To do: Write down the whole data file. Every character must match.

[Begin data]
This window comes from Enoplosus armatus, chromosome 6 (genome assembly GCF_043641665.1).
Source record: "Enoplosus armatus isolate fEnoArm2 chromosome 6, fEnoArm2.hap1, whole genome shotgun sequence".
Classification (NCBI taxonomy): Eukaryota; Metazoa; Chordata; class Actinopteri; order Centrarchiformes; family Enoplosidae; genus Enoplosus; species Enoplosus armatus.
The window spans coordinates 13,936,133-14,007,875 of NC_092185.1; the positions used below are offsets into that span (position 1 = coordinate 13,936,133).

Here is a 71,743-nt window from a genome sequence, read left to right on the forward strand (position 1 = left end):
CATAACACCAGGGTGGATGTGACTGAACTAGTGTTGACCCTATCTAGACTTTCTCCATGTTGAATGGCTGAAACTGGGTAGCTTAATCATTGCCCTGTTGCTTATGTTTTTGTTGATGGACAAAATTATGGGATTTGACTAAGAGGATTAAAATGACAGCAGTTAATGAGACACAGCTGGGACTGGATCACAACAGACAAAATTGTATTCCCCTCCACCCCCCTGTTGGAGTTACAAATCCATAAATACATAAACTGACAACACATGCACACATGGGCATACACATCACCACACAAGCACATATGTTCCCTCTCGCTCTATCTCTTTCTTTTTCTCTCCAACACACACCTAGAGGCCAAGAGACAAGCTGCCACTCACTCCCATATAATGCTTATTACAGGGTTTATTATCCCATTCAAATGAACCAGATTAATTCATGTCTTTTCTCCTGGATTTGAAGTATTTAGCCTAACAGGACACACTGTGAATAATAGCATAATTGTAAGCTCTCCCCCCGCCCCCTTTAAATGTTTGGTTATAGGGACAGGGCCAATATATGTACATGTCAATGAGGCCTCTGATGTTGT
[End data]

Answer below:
This window comes from Enoplosus armatus, chromosome 6 (genome assembly GCF_043641665.1).
Source record: "Enoplosus armatus isolate fEnoArm2 chromosome 6, fEnoArm2.hap1, whole genome shotgun sequence".
Classification (NCBI taxonomy): Eukaryota; Metazoa; Chordata; class Actinopteri; order Centrarchiformes; family Enoplosidae; genus Enoplosus; species Enoplosus armatus.
The window spans coordinates 13,936,133-14,007,875 of NC_092185.1; the positions used below are offsets into that span (position 1 = coordinate 13,936,133).

Here is a 71,743-nt window from a genome sequence, read left to right on the forward strand (position 1 = left end):
CATAACACCAGGGTGGATGTGACTGAACTAGTGTTGACCCTATCTAGACTTTCTCCATGTTGAATGGCTGAAACTGGGTAGCTTAATCATTGCCCTGTTGCTTATGTTTTTGTTGATGGACAAAATTATGGGATTTGACTAAGAGGATTAAAATGACAGCAGTTAATGAGACACAGCTGGGACTGGATCACAACAGACAAAATTGTATTCCCCTCCACCCCCCTGTTGGAGTTACAAATCCATAAATACATAAACTGACAACACATGCACACATGGGCATACACATCACCACACAAGCACATATGTTCCCTCTCGCTCTATCTCTTTCTTTTTCTCTCCAACACACACCTAGAGGCCAAGAGACAAGCTGCCACTCACTCCCATATAATGCTTATTACAGGGTTTATTATCCCATTCAAATGAACCAGATTAATTCATGTCTTTTCTCCTGGATTTGAAGTATTTAGCCTAACAGGACACACTGTGAATAATAGCATAATTGTAAGCTCTCCCCCCGCCCCCTTTAAATGTTTGGTTATAGGGACAGGGCCAATATATGTACATGTCAATGAGGCCTCTGATGTTGT